31. Wells Fargo (NYSE:WFC): $229.7 billion, down 23.6%.
32. AT&T (NYSE:T): $223.1 billion, down 18.1%.
33. McDonald's (NYSE:MCD): $141.8 billion, up 4.8%.
34. Oracle (NYSE:ORCL): $178.7 billion, down 3.5%.
35. PepsiCo (NASDAQ:PEP): $154.4 billion, down 9.6%.
36. Eli Lilly (NYSE:LLY): $113 billion, up 35.2%.
37. Salesforce.com (NYSE:CRM): $114.6 billion, up 33.7%.
38. Adobe (NASDAQ:ADBE): $119.5 billion, up 24%.
39. Nike (NYSE:NKE): $126.9 billion, up 19.1%.
40. Union Pacific (NYSE:UNP): $118.6 billion, up 20.5%.
41. Abbott Laboratories (NYSE:ABT): $125 billion, up 12.5%.
42. China Mobile (NYSE:CHL): $211.8 billion, down 1.7%.
43. Amgen (NASDAQ:AMGN): $126.7 billion, up 4.6%.
44. GlaxoSmithKline (NYSE:GSK): $93.3 billion, up 7.9%.
45. BHP Billiton (NYSE:BHP): $119.9 billion, up 7.1%.
46. Petrobras (NYSE:PBR): $96.5 billion, up 32.1%.
47. PayPal Holdings (NASDAQ:PYPL): $111.1 billion, up 11.8%.
48. Unilever (NYSE:UL): $139.5 billion, up 0.8%.
49. Costco (NASDAQ:COST): $92.1 billion, up 5.6%.
50. Toyota (NYSE:TM) (new): $175.8 billion, down 10.9%.
Who's in and who's out
Toyota revs its way back onto our list this week. It is the world's most valuable automaker by market cap, and it's the only car manufacturer on the list despite its negative return over the past year.
Toyota announced last week that it will team up with consumer-electronics giant Panasonic to form a joint venture to make electric-vehicle batteries. Toyota will own 51% of the joint venture.
The Japanese company also isn't losing sight of its growth prospects in China. Toyota is forecasting 8% growth in China this year, a projection that would call for moving 1.6 million vehicles in a country where the economy is slowing.
Toyota replaces Citigroup (NYSE:C), bumped after a single week on the list. The banking and financial-services giant is certainly large enough to make the list, clocking in at $151.6 billion, but the stock's 19.4% decline over the past year has kept it on the outside looking in. Banking stocks have generally had a good start to 2019, but Citi continues to be a laggard among the financial-services heavyweights.
One to watch
There's a lot going on at Comcast (NASDAQ:CMCSA) these days. The company behind the country's leading cable television and internet service provider, as well as the parent company of NBCUniversal, posted better-than-expected fourth-quarter results last week. It's not losing as many cable television subscribers as its smaller rivals to the cord-cutting revolution, shedding just 29,000 video customers in the fourth quarter, and it more than made up for that loss with the net addition of 351,000 high-speed internet accounts.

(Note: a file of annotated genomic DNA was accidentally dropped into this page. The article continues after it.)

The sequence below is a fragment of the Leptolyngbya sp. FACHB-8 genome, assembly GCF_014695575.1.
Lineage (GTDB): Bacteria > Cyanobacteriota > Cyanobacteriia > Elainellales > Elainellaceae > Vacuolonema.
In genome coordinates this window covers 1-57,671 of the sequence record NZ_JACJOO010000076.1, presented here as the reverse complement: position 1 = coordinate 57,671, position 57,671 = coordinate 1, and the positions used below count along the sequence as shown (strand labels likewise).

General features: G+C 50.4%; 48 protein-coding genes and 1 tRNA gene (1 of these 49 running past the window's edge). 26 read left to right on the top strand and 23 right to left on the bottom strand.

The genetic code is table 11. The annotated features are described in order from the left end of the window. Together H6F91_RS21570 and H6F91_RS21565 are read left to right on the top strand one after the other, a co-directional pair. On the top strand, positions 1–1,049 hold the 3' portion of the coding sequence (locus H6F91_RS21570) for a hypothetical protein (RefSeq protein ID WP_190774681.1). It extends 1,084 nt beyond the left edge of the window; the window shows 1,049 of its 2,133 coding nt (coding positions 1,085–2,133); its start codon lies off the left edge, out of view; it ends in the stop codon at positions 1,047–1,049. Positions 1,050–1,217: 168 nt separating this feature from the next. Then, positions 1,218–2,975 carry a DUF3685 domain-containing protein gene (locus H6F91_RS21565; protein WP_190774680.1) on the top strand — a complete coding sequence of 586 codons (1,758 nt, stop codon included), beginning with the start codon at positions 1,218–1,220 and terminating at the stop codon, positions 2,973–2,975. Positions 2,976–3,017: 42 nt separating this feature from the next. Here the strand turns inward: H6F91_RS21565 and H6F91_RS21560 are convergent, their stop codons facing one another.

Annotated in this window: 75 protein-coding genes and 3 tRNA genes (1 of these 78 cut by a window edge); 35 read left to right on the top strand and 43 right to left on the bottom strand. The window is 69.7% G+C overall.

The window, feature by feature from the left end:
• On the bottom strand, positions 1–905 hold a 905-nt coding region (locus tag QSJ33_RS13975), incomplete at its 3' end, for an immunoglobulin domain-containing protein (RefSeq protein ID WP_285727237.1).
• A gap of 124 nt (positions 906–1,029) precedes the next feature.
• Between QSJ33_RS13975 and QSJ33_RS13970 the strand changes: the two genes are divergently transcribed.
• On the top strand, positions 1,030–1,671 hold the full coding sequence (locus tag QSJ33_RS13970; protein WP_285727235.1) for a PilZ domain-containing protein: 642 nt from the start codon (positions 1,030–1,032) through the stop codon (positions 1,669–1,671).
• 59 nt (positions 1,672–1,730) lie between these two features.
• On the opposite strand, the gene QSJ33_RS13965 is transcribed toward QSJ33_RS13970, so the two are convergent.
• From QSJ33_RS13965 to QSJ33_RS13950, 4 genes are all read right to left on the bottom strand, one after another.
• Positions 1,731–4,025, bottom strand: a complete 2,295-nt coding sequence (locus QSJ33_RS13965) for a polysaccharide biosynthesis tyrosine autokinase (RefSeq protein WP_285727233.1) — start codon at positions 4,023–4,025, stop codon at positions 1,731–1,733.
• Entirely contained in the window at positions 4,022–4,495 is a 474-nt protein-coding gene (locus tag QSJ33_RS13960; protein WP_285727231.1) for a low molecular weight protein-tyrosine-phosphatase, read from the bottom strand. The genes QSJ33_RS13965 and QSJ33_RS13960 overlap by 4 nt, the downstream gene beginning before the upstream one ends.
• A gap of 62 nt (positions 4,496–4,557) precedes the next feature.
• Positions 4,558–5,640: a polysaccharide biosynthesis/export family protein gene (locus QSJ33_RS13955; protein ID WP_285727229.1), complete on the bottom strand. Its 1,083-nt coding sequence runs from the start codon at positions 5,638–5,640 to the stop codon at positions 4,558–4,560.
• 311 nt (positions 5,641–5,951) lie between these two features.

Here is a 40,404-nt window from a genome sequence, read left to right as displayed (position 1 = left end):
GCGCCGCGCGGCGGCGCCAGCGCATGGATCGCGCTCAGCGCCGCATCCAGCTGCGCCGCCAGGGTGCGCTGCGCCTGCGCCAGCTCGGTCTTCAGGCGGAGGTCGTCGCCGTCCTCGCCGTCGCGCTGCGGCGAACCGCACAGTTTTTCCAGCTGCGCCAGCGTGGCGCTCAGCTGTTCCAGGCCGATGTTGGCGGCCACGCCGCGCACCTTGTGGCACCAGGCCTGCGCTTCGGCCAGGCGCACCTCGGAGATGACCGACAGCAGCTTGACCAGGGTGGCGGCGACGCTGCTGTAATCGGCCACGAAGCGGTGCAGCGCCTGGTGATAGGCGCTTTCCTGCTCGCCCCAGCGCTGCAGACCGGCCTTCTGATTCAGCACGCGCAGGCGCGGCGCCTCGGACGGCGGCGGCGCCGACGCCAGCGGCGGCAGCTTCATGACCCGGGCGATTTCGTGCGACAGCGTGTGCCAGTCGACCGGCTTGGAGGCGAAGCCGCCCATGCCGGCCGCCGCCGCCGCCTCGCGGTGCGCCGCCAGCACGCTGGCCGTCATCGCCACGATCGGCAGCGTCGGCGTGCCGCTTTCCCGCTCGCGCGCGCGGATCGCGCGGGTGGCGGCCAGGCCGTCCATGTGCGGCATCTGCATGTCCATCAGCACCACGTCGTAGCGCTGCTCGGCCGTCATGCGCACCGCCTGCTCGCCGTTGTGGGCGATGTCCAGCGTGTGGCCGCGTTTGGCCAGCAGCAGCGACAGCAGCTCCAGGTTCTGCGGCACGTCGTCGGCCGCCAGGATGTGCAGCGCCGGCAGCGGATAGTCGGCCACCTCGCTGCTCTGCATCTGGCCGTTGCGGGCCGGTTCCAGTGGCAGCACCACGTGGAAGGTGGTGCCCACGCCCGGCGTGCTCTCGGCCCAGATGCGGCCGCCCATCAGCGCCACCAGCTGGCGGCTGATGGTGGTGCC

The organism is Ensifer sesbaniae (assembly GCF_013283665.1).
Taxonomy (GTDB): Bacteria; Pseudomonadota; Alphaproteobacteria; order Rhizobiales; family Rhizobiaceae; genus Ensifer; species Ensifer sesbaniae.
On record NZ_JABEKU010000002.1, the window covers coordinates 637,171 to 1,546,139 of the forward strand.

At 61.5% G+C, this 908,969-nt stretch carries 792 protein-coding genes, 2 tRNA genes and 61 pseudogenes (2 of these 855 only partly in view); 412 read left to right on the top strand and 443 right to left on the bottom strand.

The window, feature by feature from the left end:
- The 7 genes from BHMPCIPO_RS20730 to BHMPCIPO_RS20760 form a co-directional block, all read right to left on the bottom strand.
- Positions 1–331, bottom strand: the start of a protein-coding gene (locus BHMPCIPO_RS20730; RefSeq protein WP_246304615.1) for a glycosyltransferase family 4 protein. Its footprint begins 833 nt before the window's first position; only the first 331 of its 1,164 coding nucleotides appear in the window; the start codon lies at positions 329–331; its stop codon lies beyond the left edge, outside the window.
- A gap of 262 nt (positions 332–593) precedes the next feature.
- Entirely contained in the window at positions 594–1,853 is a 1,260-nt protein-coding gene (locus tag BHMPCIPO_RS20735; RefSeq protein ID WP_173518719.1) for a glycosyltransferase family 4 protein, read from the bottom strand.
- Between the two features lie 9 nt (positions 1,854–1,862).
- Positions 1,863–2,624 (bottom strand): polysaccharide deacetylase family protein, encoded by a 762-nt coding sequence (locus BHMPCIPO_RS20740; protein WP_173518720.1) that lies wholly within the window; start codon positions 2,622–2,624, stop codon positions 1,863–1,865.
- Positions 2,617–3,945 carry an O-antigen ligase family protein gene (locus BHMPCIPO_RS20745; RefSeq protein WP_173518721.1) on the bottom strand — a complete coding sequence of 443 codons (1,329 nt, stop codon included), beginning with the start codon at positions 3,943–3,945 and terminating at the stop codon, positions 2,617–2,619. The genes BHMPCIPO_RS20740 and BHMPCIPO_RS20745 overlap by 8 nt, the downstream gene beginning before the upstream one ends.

Universal's Glass continues to be the top draw at the local multiplex. Comcast also recently tossed its hat into the streaming ring, announcing a standalone NBCUniversal service that should come out in 2020.
Comcast is one of the most valuable companies not on the list, as its $162.8 billion market cap is undermined by the stock's 15% slide over the past year. The stock moved higher following Wednesday's encouraging financial report. If the company is able to keep the momentum going, it wouldn't be a surprise if Comcast claws its way back on to the list.
John Mackey, CEO of Whole Foods Market, an Amazon subsidiary, is a member of The Motley Fool's board of directors. Suzanne Frey, an executive at Alphabet, is a member of The Motley Fool's board of directors. Teresa Kersten, an employee of LinkedIn, a Microsoft subsidiary, is a member of The Motley Fool's board of directors. Rick Munarriz owns shares of AT&T, China Mobile, Netflix, and Walt Disney. The Motley Fool owns shares of and recommends Adobe Systems, Alphabet (A shares), Alphabet (C shares), Amazon, Facebook, Mastercard, National Oilwell Varco, Netflix, PayPal Holdings, Salesforce.com, and Walt Disney. The Motley Fool owns shares of Johnson & Johnson, Microsoft, Oracle, and Visa and has the following options: short February 2019 $185 calls on Home Depot, long January 2020 $110 calls on Home Depot, and long January 2020 $30 calls on Oracle. The Motley Fool recommends Amgen, Comcast, Costco Wholesale, Home Depot, Nike, Union Pacific, UnitedHealth Group, and Verizon Communications. The Motley Fool has a disclosure policy.